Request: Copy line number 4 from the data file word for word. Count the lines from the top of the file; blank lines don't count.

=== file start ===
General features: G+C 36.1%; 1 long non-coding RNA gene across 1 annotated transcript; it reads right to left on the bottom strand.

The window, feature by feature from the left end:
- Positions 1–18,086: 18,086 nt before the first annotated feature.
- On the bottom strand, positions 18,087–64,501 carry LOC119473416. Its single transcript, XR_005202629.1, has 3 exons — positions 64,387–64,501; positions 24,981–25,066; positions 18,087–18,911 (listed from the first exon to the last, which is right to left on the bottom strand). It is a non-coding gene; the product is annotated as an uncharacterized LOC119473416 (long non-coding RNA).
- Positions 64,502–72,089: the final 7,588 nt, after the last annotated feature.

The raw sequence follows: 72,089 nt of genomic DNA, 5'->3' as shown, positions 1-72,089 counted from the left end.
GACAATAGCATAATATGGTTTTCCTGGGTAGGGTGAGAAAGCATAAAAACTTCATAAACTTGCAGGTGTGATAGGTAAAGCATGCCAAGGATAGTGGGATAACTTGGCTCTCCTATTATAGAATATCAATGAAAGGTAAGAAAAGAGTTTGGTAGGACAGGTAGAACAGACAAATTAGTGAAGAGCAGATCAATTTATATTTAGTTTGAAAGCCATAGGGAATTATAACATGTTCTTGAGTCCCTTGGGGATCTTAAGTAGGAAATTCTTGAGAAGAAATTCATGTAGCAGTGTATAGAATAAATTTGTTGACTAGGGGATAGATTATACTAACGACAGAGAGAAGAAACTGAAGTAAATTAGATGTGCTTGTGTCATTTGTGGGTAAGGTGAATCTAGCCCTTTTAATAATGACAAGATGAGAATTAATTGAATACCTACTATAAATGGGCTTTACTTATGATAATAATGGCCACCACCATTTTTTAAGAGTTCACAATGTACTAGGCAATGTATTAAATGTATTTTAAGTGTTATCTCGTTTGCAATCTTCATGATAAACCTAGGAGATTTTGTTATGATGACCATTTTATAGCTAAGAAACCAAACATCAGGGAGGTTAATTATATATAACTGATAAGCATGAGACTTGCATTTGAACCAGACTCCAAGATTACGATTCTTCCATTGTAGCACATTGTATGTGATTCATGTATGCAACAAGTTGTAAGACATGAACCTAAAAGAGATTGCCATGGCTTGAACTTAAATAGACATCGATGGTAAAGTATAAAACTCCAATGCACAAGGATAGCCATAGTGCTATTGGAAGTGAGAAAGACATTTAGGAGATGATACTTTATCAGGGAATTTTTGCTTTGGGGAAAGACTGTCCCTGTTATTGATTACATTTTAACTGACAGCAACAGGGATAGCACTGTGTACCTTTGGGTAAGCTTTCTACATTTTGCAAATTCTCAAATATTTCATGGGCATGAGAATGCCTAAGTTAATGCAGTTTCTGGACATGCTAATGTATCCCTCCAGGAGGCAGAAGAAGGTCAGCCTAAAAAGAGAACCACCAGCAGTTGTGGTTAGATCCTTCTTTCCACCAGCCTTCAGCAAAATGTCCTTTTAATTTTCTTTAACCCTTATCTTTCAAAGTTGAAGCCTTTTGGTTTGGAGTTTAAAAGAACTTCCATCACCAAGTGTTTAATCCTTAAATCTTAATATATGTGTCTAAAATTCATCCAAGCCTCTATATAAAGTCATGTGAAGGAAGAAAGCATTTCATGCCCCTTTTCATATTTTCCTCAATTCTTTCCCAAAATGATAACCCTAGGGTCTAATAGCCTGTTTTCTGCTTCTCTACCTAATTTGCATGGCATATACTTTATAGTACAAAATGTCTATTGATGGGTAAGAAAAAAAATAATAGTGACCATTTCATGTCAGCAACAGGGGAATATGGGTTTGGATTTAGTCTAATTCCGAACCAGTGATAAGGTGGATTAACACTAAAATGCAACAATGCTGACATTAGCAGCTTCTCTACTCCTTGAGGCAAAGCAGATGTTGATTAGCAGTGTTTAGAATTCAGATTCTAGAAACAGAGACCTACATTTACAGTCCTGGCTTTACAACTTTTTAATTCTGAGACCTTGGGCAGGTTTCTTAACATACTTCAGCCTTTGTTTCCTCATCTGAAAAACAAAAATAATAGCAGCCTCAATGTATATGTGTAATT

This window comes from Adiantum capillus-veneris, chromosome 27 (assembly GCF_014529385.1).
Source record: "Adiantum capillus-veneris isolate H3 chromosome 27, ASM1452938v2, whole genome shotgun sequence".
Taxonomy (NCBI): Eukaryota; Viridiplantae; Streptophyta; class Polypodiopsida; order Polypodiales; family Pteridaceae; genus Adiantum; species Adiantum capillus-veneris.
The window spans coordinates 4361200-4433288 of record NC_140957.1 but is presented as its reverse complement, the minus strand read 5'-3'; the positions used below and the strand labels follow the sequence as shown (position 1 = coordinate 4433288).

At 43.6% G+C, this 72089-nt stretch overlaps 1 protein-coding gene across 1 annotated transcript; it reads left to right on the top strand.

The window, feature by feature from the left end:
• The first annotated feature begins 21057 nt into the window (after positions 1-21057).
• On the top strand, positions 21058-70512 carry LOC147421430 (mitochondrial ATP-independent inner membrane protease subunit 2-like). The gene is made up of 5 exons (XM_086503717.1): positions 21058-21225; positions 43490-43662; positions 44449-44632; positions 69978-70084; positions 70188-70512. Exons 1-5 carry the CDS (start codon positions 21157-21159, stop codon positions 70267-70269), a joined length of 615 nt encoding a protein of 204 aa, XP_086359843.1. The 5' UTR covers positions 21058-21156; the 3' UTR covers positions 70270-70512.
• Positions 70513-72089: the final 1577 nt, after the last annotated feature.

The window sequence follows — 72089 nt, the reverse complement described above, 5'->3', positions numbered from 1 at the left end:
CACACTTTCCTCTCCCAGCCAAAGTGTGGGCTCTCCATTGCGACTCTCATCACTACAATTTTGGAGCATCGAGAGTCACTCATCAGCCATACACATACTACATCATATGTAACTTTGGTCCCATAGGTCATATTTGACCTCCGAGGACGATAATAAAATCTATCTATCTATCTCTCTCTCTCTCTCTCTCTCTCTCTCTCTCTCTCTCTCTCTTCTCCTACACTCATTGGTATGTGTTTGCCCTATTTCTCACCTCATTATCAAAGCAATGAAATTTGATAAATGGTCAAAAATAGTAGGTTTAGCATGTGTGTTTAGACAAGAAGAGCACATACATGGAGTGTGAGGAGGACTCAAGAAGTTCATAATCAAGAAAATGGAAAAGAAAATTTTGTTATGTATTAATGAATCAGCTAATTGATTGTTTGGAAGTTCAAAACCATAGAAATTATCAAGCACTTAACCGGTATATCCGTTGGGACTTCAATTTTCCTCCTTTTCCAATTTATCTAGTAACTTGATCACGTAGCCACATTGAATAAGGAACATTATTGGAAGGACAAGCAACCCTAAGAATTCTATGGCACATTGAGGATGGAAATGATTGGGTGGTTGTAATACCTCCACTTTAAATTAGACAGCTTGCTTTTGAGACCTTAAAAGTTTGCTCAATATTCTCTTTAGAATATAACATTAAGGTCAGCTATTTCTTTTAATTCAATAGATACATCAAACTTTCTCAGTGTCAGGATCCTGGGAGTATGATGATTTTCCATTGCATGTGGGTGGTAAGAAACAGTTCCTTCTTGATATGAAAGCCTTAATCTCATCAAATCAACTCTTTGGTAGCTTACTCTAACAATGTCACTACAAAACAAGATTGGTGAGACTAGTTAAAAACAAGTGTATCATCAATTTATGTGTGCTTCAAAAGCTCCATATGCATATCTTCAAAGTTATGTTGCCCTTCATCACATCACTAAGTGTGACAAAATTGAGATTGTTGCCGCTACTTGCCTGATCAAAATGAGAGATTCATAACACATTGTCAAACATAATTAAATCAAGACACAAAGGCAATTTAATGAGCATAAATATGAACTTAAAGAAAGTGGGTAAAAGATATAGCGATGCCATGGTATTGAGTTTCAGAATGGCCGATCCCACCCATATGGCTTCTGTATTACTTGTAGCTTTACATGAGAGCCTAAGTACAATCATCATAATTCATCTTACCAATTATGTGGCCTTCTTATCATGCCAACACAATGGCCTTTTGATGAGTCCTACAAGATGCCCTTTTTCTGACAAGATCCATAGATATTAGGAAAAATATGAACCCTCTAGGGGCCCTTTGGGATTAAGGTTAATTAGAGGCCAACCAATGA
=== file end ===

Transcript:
- On the bottom strand, positions 18,087–64,501 carry LOC119473416. Its single transcript, XR_005202629.1, has 3 exons — positions 64,387–64,501; positions 24,981–25,066; positions 18,087–18,911 (listed from the first exon to the last, which is right to left on the bottom strand). It is a non-coding gene; the product is annotated as an uncharacterized LOC119473416 (long non-coding RNA).